On November 3rd we were lucky enough to have over 250 buy and sell side people in a room that have to make MiFID II research unbundling rules work in practice. Naturally we couldn’t resist picking their brains, and some of the messages were quite surprising. Our thanks to the team at ResearchCentral for making their excellent app available for us to hijack on the day!
Question 1: In 3 years what percentage of the industry in Europe (by AUM) will be paying for research out of their P&L?
We observe extremes of opinion from the buyside here with no consensus, but both the buy and sell side think that less half the market will end up paying from their P&L. The stigma of continuing to charge clients for research is dissipating – if we had asked this in May the answer would have been very different – but that doesn’t mean the P&L option has gone away.
Question 2: From January 2018 will there be a level playing field across Europe in terms of regulatory structure?
Buy and sell side were almost identical here – two thirds said there wouldn’t be. From conversations at the conference this was driven by the perception that the UK would have stricter rules and stricter enforcement than other European markets.
Question 3: The most needed market infrastructure is:
Valuation is the priority for both the buy and sell side. (We were delighted to hear that naturally!) Although it’s not clear where the most help is required – tracking and valuing interactions, tracking alpha-generating recommendations, measuring quality and the penetration of research etc. Asset managers are creating processes that need to provide robust justifications for their research procurement, and are looking for solutions right now.
Question 4: The Buyside will pay for almost no sellside FICC research apart from discounted, high-quality loss leading work from the bulge bracket
We were envisaging a scenario where bulge bracket firms both know that their clients would pay for their FICC research, and are happy to loss-lead with it (not a given by any means). Our audience were asked if they thought the statement above was true – clear difference of opinion here, two thirds of the buyside agreed and more than half of the sellside disagreed. The takeaway here is that the buyside won’t make large new budgets for FICC research and will negotiate hard for what they need. The question is obviously simplistic – firms will make new budget available for niche areas as well, but these budgets may be tiny.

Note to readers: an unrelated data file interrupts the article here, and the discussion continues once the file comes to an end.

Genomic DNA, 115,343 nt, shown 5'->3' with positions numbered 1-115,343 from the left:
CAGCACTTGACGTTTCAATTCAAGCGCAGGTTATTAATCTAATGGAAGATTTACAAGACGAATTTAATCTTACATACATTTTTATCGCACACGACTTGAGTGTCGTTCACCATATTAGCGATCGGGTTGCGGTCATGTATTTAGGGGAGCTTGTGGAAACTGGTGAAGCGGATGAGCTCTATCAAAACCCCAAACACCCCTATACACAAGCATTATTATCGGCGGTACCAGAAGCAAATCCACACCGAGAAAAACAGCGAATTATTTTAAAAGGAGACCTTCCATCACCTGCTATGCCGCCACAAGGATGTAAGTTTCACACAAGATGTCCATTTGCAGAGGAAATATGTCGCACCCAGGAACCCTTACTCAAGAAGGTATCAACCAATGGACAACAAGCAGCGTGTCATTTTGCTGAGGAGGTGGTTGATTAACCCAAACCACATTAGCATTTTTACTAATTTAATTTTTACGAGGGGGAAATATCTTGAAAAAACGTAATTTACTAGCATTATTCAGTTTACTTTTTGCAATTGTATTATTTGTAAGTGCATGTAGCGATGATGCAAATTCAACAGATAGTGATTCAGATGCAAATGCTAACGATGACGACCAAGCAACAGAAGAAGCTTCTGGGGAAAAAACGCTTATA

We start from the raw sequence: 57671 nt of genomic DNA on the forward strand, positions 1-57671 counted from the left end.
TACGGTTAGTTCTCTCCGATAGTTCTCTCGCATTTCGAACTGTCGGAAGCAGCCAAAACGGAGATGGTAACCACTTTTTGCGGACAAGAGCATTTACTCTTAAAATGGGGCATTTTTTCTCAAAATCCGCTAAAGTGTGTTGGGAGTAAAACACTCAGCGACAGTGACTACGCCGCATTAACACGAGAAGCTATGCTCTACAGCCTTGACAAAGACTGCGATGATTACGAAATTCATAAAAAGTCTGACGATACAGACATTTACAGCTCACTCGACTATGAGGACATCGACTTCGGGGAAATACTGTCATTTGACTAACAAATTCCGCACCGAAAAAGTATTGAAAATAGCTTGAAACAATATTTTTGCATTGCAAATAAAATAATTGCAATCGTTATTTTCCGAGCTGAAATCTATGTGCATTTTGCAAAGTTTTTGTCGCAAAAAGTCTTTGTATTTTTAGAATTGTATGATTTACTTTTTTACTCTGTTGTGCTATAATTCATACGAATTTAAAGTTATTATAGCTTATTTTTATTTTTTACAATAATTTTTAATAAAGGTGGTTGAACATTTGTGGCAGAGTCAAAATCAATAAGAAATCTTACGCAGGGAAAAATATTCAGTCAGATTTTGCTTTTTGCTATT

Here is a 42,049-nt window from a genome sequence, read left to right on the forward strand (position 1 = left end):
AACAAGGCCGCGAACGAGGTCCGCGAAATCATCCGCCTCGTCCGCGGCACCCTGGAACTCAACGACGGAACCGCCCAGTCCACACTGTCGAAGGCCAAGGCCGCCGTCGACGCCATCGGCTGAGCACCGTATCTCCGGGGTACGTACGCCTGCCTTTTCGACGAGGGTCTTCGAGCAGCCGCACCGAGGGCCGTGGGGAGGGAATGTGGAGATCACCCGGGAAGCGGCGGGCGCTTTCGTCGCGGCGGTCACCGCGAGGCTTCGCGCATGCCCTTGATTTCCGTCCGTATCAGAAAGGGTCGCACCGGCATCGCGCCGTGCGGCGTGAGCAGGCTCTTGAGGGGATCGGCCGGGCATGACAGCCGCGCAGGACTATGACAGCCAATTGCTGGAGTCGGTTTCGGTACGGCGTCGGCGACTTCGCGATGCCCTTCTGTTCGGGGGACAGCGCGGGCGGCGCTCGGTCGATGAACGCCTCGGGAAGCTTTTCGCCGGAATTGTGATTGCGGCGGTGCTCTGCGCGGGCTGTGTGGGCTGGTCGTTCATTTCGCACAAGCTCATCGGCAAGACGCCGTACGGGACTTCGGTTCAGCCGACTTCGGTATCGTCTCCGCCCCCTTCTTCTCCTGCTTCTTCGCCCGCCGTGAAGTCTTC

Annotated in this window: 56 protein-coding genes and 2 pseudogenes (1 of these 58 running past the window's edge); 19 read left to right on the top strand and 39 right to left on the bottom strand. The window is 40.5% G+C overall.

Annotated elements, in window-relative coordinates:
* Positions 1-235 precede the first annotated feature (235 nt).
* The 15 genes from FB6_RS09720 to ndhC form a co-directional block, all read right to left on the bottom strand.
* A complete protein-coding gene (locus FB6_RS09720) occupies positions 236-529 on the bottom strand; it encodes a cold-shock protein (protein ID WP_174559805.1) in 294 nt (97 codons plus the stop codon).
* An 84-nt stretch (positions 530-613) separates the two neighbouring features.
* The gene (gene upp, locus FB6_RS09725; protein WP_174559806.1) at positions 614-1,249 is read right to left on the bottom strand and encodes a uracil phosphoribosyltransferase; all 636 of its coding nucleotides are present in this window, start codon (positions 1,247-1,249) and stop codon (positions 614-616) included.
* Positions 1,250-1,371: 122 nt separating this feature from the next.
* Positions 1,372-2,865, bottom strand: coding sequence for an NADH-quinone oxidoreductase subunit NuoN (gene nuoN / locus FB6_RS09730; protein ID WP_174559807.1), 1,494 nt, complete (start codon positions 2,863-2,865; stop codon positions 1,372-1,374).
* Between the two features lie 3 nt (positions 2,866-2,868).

Question 5: Is a plentiful supply of external research a competitive advantage for hiring and retaining the best people?
It’s unsurprising that the sell side would largely assume that this was the case, but almost half the buy side respondents disagreed. This lines up with many commentators’ assumptions that the research market will shrink – if it doesn’t hurt then why not risk cutting too much rather than too little?
Question 6: The regulations will provoke a “day of reckoning” between providers and consumers to the benefit of:
We were hoping to learn who has the leverage in the tricky negotiations coming up. Clear message from the buyside here – it’s not them, this process will benefit the “have-to-have” providers. Over half the sellside also admit that this is the case!
We have to include a health warning with these results, some questions had a universe of under 40 respondents. However it was a directly relevant universe in terms of research unbundling implementation.
Our conclusions from these answers? In both the buy and sell side you have to be really big, or really niche otherwise research unbundling hurts you. Asset managers are sorting out their research valuation processes now, and how that works will drive their negotiations with only the highest quality or most comprehensive providers benefiting.
But what does highest quality mean when beauty is in the eye of the beholder? We have some ideas there – contact us at email@example.com with “Value” in the subject field to set up a call to look at our matching model, we’re keen for as much buyside feedback as possible!